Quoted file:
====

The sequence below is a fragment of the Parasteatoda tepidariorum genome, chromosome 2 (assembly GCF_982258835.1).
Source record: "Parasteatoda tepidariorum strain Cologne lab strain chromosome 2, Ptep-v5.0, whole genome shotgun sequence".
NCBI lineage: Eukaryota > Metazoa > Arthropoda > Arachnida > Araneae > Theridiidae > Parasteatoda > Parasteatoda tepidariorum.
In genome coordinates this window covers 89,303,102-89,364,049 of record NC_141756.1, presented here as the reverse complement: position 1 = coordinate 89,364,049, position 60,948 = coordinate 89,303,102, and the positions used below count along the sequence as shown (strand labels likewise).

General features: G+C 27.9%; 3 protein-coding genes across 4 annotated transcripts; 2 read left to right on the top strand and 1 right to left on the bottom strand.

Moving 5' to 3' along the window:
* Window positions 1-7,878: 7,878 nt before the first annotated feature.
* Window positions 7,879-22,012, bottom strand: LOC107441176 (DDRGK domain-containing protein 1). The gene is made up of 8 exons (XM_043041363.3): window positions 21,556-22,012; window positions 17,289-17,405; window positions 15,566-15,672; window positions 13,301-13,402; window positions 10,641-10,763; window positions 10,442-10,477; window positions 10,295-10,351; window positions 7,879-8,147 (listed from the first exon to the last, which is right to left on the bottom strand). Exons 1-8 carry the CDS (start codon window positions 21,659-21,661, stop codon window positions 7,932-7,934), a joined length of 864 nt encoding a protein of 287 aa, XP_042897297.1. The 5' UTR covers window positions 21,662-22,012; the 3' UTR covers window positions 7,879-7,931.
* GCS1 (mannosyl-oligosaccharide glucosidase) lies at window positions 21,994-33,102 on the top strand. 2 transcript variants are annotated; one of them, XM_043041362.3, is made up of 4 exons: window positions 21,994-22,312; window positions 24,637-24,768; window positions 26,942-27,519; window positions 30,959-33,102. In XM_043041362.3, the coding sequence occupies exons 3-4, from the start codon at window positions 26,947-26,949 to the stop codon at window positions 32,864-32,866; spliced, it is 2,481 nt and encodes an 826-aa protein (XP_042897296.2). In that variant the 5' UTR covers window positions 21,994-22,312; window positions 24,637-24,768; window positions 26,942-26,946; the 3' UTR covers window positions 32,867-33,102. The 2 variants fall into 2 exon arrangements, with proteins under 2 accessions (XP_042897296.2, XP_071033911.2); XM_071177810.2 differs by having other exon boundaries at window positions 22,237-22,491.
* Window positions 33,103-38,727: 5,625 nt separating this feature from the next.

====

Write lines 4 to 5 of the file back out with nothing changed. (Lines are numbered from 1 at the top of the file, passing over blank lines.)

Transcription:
In genome coordinates this window covers 89,303,102-89,364,049 of record NC_141756.1, presented here as the reverse complement: position 1 = coordinate 89,364,049, position 60,948 = coordinate 89,303,102, and the positions used below count along the sequence as shown (strand labels likewise).

General features: G+C 27.9%; 3 protein-coding genes across 4 annotated transcripts; 2 read left to right on the top strand and 1 right to left on the bottom strand.